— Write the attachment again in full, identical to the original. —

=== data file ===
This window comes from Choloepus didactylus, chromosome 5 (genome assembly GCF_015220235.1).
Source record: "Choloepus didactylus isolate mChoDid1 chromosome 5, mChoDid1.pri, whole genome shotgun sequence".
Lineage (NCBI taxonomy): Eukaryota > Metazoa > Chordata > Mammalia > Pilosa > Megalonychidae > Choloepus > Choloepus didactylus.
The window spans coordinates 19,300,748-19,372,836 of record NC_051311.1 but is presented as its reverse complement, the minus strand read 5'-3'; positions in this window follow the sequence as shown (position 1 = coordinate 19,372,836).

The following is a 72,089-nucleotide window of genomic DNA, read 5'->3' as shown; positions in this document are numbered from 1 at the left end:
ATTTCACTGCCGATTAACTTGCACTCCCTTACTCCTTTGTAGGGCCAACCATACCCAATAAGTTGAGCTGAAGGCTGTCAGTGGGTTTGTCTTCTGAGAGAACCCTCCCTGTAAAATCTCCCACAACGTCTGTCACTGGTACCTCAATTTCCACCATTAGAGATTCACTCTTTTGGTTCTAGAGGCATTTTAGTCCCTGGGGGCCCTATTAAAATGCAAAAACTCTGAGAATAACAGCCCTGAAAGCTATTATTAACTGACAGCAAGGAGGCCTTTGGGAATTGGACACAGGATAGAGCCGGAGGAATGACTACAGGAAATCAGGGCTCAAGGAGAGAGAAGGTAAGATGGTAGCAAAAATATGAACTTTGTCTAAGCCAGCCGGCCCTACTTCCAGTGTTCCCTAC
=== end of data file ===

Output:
This window comes from Choloepus didactylus, chromosome 5 (genome assembly GCF_015220235.1).
Source record: "Choloepus didactylus isolate mChoDid1 chromosome 5, mChoDid1.pri, whole genome shotgun sequence".
Lineage (NCBI taxonomy): Eukaryota > Metazoa > Chordata > Mammalia > Pilosa > Megalonychidae > Choloepus > Choloepus didactylus.
The window spans coordinates 19,300,748-19,372,836 of record NC_051311.1 but is presented as its reverse complement, the minus strand read 5'-3'; positions in this window follow the sequence as shown (position 1 = coordinate 19,372,836).

The following is a 72,089-nucleotide window of genomic DNA, read 5'->3' as shown; positions in this document are numbered from 1 at the left end:
ATTTCACTGCCGATTAACTTGCACTCCCTTACTCCTTTGTAGGGCCAACCATACCCAATAAGTTGAGCTGAAGGCTGTCAGTGGGTTTGTCTTCTGAGAGAACCCTCCCTGTAAAATCTCCCACAACGTCTGTCACTGGTACCTCAATTTCCACCATTAGAGATTCACTCTTTTGGTTCTAGAGGCATTTTAGTCCCTGGGGGCCCTATTAAAATGCAAAAACTCTGAGAATAACAGCCCTGAAAGCTATTATTAACTGACAGCAAGGAGGCCTTTGGGAATTGGACACAGGATAGAGCCGGAGGAATGACTACAGGAAATCAGGGCTCAAGGAGAGAGAAGGTAAGATGGTAGCAAAAATATGAACTTTGTCTAAGCCAGCCGGCCCTACTTCCAGTGTTCCCTAC